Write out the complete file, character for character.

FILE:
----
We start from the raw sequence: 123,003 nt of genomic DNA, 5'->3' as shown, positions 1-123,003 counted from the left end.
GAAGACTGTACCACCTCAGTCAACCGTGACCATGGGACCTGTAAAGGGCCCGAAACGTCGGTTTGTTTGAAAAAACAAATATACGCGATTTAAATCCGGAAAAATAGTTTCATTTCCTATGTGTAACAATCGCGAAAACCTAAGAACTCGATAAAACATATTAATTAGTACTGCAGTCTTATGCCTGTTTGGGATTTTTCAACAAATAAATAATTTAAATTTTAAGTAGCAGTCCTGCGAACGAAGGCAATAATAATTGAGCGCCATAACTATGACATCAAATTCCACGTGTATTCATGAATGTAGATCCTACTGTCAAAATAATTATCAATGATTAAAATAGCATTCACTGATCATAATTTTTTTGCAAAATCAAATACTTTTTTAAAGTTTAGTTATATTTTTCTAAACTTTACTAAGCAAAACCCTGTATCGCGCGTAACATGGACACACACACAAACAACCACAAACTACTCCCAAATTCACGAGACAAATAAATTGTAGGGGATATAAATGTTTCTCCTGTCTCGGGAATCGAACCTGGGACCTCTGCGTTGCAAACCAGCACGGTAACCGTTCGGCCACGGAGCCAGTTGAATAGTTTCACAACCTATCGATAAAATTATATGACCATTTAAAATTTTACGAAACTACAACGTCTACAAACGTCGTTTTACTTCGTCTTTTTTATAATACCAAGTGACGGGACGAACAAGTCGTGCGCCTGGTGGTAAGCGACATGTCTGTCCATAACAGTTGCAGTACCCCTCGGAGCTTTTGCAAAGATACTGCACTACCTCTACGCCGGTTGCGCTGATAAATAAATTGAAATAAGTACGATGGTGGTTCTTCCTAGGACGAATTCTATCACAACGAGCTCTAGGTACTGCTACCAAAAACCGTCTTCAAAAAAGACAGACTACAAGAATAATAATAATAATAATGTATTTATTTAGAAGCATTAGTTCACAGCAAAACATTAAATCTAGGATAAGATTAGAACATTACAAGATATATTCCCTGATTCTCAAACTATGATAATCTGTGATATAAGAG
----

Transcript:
We start from the raw sequence: 123,003 nt of genomic DNA, 5'->3' as shown, positions 1-123,003 counted from the left end.
GAAGACTGTACCACCTCAGTCAACCGTGACCATGGGACCTGTAAAGGGCCCGAAACGTCGGTTTGTTTGAAAAAACAAATATACGCGATTTAAATCCGGAAAAATAGTTTCATTTCCTATGTGTAACAATCGCGAAAACCTAAGAACTCGATAAAACATATTAATTAGTACTGCAGTCTTATGCCTGTTTGGGATTTTTCAACAAATAAATAATTTAAATTTTAAGTAGCAGTCCTGCGAACGAAGGCAATAATAATTGAGCGCCATAACTATGACATCAAATTCCACGTGTATTCATGAATGTAGATCCTACTGTCAAAATAATTATCAATGATTAAAATAGCATTCACTGATCATAATTTTTTTGCAAAATCAAATACTTTTTTAAAGTTTAGTTATATTTTTCTAAACTTTACTAAGCAAAACCCTGTATCGCGCGTAACATGGACACACACACAAACAACCACAAACTACTCCCAAATTCACGAGACAAATAAATTGTAGGGGATATAAATGTTTCTCCTGTCTCGGGAATCGAACCTGGGACCTCTGCGTTGCAAACCAGCACGGTAACCGTTCGGCCACGGAGCCAGTTGAATAGTTTCACAACCTATCGATAAAATTATATGACCATTTAAAATTTTACGAAACTACAACGTCTACAAACGTCGTTTTACTTCGTCTTTTTTATAATACCAAGTGACGGGACGAACAAGTCGTGCGCCTGGTGGTAAGCGACATGTCTGTCCATAACAGTTGCAGTACCCCTCGGAGCTTTTGCAAAGATACTGCACTACCTCTACGCCGGTTGCGCTGATAAATAAATTGAAATAAGTACGATGGTGGTTCTTCCTAGGACGAATTCTATCACAACGAGCTCTAGGTACTGCTACCAAAAACCGTCTTCAAAAAAGACAGACTACAAGAATAATAATAATAATAATGTATTTATTTAGAAGCATTAGTTCACAGCAAAACATTAAATCTAGGATAAGATTAGAACATTACAAGATATATTCCCTGATTCTCAAACTATGATAATCTGTGATATAAGAG